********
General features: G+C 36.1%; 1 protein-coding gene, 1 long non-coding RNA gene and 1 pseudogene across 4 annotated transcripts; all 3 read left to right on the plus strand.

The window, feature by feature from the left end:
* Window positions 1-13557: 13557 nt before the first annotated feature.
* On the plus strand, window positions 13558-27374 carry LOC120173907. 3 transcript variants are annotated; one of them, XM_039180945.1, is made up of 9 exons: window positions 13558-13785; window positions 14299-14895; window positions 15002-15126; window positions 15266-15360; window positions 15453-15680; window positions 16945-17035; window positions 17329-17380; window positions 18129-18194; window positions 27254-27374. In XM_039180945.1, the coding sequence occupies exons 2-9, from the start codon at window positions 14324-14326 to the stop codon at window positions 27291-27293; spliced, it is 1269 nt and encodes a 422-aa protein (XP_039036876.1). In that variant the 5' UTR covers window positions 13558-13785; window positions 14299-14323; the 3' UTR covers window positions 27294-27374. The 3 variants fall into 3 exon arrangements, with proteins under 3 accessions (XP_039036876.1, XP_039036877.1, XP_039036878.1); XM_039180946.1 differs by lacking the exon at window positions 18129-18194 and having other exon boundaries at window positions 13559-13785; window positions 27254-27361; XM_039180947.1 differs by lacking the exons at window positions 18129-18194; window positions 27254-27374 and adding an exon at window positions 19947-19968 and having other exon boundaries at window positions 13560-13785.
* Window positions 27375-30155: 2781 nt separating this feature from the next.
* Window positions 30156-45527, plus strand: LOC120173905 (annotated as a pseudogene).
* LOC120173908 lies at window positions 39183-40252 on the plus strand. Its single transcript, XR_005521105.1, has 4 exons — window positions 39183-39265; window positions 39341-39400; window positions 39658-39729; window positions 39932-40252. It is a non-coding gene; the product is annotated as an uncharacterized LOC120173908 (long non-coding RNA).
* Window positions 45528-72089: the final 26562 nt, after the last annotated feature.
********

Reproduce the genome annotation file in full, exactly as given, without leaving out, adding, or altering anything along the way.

General features: G+C 36.1%; 1 protein-coding gene, 1 long non-coding RNA gene and 1 pseudogene across 4 annotated transcripts; all 3 read left to right on the plus strand.

The window, feature by feature from the left end:
* Window positions 1-13557: 13557 nt before the first annotated feature.
* On the plus strand, window positions 13558-27374 carry LOC120173907. 3 transcript variants are annotated; one of them, XM_039180945.1, is made up of 9 exons: window positions 13558-13785; window positions 14299-14895; window positions 15002-15126; window positions 15266-15360; window positions 15453-15680; window positions 16945-17035; window positions 17329-17380; window positions 18129-18194; window positions 27254-27374. In XM_039180945.1, the coding sequence occupies exons 2-9, from the start codon at window positions 14324-14326 to the stop codon at window positions 27291-27293; spliced, it is 1269 nt and encodes a 422-aa protein (XP_039036876.1). In that variant the 5' UTR covers window positions 13558-13785; window positions 14299-14323; the 3' UTR covers window positions 27294-27374. The 3 variants fall into 3 exon arrangements, with proteins under 3 accessions (XP_039036876.1, XP_039036877.1, XP_039036878.1); XM_039180946.1 differs by lacking the exon at window positions 18129-18194 and having other exon boundaries at window positions 13559-13785; window positions 27254-27361; XM_039180947.1 differs by lacking the exons at window positions 18129-18194; window positions 27254-27374 and adding an exon at window positions 19947-19968 and having other exon boundaries at window positions 13560-13785.
* Window positions 27375-30155: 2781 nt separating this feature from the next.
* Window positions 30156-45527, plus strand: LOC120173905 (annotated as a pseudogene).
* LOC120173908 lies at window positions 39183-40252 on the plus strand. Its single transcript, XR_005521105.1, has 4 exons — window positions 39183-39265; window positions 39341-39400; window positions 39658-39729; window positions 39932-40252. It is a non-coding gene; the product is annotated as an uncharacterized LOC120173908 (long non-coding RNA).
* Window positions 45528-72089: the final 26562 nt, after the last annotated feature.